Things to look for when choosing a bank and bank account

Gone are the days when banks could get away with charging excessive fees and offering low-yield checking and savings accounts. Times have changed for the banking industry, and we know you’re different too. You deserve better choices and more flexibility when it comes to banking.

When shopping around for the right bank that offers the most optimal types of accounts, make sure you look for these two criteria:

  • Banks that lets you access your money for free
  • Banks that help you grow your money

Don’t settle for high fees or low APY

Bank Fees

Have you ever looked at the fine print on a bank account? Does it slip in language about minimum balances and hidden fees?

While some services, such as wire transfers or returned checks, will always carry a fee, look for a bank that has no services fees associated with basic checking and savings accounts. You shouldn’t be charged to access your own money. If your bank has a service charge of $12 a month just to maintain a basic checking account with them, consider finding a new bank.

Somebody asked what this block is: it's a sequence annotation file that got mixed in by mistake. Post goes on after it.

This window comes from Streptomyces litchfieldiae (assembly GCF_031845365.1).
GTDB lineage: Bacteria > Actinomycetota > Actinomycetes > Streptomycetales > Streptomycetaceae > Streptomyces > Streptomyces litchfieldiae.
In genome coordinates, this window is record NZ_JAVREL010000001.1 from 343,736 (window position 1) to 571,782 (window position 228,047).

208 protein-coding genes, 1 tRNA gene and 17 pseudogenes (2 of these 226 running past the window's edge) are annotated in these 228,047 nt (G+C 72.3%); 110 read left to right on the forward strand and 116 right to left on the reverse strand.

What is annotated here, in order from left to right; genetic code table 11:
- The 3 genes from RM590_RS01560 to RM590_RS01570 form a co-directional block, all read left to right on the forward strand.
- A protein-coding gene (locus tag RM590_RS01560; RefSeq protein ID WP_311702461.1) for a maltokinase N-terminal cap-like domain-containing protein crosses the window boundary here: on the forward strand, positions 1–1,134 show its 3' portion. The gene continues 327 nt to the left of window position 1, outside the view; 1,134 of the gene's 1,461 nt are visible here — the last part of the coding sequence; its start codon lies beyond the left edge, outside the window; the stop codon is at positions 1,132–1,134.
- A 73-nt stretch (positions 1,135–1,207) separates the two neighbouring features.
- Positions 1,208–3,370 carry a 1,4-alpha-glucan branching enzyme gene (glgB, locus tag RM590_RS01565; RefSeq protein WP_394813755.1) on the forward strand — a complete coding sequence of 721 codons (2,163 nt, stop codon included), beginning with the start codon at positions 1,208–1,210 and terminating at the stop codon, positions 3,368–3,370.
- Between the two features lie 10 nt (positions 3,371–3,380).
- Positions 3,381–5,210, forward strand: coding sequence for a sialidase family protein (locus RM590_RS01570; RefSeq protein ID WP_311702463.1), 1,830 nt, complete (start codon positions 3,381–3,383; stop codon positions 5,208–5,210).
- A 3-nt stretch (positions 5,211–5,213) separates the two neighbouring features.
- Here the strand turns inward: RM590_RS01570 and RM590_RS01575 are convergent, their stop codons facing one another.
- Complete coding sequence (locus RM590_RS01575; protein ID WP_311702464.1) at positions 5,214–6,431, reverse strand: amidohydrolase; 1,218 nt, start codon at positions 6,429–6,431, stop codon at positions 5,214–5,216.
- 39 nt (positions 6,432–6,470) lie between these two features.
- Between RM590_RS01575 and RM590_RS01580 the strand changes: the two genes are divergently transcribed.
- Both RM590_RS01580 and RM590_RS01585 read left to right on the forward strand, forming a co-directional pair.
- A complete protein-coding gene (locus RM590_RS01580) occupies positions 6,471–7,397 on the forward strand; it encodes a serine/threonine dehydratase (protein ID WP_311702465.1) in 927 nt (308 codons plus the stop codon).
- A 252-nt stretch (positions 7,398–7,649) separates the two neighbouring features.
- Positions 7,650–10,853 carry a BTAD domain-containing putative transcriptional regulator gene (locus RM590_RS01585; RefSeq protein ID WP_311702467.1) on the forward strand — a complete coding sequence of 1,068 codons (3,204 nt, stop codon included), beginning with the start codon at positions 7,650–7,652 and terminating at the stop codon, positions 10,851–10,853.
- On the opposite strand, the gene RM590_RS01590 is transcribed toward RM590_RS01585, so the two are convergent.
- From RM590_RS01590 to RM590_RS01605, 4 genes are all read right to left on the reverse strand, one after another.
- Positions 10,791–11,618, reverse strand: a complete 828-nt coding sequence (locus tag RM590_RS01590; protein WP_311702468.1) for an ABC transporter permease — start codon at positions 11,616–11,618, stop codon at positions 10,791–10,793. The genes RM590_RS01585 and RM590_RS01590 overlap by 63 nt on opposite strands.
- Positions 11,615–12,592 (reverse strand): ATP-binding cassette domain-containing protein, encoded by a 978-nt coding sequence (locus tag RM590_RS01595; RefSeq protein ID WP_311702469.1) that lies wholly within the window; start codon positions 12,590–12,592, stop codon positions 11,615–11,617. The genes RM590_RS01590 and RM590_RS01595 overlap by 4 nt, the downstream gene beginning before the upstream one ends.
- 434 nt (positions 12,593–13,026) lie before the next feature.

ATM fees

Young woman buying a ticket for public transport at the automatic machine or withdrawing money with a card standing outdoors at the modern city

ATMs are another way banks rack up fees. If you’ve ever used an ATM from a bank other than the one you belong to, you’ve probably seen the $3 charge that you’re asked to accept before withdrawing your money. Usually, your bank will also charge $3 on the same transaction for using a different bank’s ATM. You’ve just paid $6 to withdraw your cash from your account.

There are better options. Look for banks that have no worldwide ATM fees and that will reimburse you for charges incurred from the other bank whose ATM you used. Some banks cap the amount, so watch out for that too.

What to look for in a checking account

Your money should work for you all the time, whether it’s in an IRA, 401K, savings account, or checking account. Yet most traditional banks put restrictions in place that prevent you from earning interest on checking accounts.

For example, many banks require a minimum balance of $10,000 in checking to earn an annual percentage yield (APY). But most people don’t carry balances that high in their checking accounts. When choosing a bank, look for one that has low balance minimums to earn APY. 

Then, be sure to shop around for the best APY rate available. Don’t settle for APY rates as low as 0.005%. Find a bank that will give you a better return of at least 0.50% APY on your checking.